Encryption software with auto destruct feature.

Discussion in 'Mac Apps and Mac App Store' started by applesupergeek, Jul 17, 2010.

  1. applesupergeek macrumors 6502a

    Nov 20, 2009
    I have been using the encrypted image making for sensitive files, but I am looking for something as separate iOs (yes I know it's not the right subforum but since the mods in their infinite wisdom have split the software subforums...) or OS X software that will also allow for an autodestruct feature to be feasible after a set number of failed password attempts, because there is no use really of an encrypted image if one can run brute force ad infinitum. Sure non lexicografical passwords will fair better but how well it's anyone's guess.

    Anyone guys gals?
  2. chown33 macrumors 604

    Aug 9, 2009
    Suppose an attacker burns your encrypted disk image to write-once medium, such as CD-R or DVD-R. Then they can apply brute force ad infinitum. And that's just one way. There are countless others. For example simply copy the original somewhere else, so it can be read and reread ad infinitum. The storage medium doesn't need to be write-once.

    So on a technical level, what you ask for is impossible. It's either impossible to really do correctly, or it's impossibly easy to circumvent.
  3. applesupergeek thread starter macrumors 6502a

    Nov 20, 2009
    hmmm, thanks for that, very interesting and revealing comments. I can't help thinking however that there must be a way that say the department of defence has managed to circumvent this issue. Then again it is true, you can always do a byte level copy on any medium. Unless of course the image file has some proprietary file type that it itself is encrypted? I am talking shots in the dark here and I am probably talking rubbish.

    That said then the autodestruct feature on iOS isn't that effective either as the partition can be mounted outside of iOS before any autodestruct takes place, so where does one leave us then? With all our data so vulnerable?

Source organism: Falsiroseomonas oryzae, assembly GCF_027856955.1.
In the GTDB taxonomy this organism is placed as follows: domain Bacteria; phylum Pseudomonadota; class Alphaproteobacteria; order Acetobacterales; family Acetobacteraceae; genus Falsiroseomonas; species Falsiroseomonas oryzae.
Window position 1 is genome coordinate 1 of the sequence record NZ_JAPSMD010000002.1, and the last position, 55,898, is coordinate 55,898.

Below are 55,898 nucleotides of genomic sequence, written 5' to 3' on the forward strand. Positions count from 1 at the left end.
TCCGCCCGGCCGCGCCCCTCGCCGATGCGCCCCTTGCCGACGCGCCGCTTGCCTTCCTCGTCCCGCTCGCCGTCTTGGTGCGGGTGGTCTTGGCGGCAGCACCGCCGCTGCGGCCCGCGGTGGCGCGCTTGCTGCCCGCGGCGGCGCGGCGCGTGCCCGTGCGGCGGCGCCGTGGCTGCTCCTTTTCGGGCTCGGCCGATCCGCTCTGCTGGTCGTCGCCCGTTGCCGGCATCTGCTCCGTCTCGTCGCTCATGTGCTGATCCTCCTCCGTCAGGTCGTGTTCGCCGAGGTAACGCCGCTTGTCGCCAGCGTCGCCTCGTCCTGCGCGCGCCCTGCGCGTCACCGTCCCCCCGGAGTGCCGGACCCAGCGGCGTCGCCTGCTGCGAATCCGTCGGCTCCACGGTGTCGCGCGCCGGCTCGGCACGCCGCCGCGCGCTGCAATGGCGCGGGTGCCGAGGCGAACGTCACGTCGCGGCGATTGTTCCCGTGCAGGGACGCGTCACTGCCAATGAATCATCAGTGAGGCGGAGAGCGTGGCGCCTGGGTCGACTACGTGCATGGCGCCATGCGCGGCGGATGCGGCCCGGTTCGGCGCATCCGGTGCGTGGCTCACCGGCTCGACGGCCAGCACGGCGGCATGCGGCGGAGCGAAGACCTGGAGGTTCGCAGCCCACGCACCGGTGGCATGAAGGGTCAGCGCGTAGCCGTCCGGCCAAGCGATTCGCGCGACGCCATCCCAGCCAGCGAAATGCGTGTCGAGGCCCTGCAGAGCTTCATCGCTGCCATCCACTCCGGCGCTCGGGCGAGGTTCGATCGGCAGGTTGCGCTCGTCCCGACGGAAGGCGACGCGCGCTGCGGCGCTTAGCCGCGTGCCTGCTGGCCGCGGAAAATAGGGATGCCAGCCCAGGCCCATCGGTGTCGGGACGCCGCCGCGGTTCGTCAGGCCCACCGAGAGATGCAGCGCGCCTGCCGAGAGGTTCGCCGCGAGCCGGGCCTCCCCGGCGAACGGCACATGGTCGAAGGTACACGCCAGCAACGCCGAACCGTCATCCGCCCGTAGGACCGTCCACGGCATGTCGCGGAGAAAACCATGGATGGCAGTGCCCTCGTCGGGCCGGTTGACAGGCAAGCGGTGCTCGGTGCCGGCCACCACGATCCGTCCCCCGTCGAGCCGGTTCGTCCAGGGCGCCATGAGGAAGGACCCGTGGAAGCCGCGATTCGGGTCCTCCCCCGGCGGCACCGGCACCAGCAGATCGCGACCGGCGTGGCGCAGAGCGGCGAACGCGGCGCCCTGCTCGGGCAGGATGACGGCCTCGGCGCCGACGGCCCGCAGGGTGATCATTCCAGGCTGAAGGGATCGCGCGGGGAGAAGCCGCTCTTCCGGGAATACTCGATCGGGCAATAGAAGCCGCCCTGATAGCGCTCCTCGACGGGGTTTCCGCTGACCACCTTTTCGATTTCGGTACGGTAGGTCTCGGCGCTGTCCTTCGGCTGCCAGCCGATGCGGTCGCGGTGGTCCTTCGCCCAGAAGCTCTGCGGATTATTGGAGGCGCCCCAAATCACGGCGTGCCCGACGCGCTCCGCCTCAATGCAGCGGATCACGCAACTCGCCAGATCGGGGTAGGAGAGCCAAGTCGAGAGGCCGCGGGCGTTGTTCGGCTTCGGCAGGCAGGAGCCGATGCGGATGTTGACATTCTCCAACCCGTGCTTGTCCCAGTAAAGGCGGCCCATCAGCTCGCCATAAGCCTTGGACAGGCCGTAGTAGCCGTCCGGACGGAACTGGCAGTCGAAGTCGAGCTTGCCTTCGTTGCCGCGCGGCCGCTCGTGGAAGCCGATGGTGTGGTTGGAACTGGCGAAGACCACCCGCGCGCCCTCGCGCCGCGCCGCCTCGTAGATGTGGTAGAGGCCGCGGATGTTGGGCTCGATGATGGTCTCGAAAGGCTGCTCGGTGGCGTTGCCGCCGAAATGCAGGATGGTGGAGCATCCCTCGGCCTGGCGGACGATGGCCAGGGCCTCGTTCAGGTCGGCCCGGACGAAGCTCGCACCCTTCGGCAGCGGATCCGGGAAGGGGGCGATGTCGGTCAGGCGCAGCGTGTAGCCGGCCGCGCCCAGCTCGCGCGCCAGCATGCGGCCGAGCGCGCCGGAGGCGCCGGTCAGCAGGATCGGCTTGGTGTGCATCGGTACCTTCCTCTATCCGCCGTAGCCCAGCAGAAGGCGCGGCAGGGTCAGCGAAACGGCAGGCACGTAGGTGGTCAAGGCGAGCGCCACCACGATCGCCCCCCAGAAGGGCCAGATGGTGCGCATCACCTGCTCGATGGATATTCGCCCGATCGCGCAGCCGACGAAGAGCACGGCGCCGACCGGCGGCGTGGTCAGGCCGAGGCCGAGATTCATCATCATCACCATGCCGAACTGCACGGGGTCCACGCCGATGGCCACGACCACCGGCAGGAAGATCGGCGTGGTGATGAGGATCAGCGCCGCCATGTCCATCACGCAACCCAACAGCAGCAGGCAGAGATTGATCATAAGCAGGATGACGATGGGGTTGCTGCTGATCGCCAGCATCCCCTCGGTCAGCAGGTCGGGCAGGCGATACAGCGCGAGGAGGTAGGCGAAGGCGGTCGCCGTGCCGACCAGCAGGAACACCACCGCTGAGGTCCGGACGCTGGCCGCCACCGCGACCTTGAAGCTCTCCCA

4. lewis82 macrumors 68000


    Aug 26, 2009
    Totalitarian Republic of Northlandia
    Do you have super top-secret data from the government? If yes, someone who was responsible for telling you how to protect your data didn't do its job.

    I guess you are not. So just use a secure password (something like 15 ASCII symbols, random, or even more if you wish,). Current computing power is still to small to easily crack 128 bit AES keys, let alone 256 bit.
  5. applesupergeek thread starter macrumors 6502a

    Nov 20, 2009
    thanks for your help buddy. Puts things into perspective. Btw is apple's encryption 256 bits?
  6. chown33 macrumors 604

    Aug 9, 2009
    Yes, you're taking shots in the dark and talking rubbish.

    The only thing that's reasonably safe is something that has physical self-destruct mechanisms that protect the physical medium on which the bits are stored, and the physical package the medium and the self-destruct mechanism is contained in. It's also called tamper-proofing. And it's very expensive.

    That's not how the iOS autodestruct or remote-wipe feature works.

    The protected data is encrypted with a key that's only stored in a specific place in the chip. Erase that key from that location and the encrypted data can no longer be decrypted except by brute force (in theory). If you know anything about cryptography, then you know how long brute force takes. Even so, I doubt that iOS has been certified for any seriously top secret uses. Again, very expensive.

    Security is never absolute. It's always about tradeoffs. What are you protecting, from whom, for how long.

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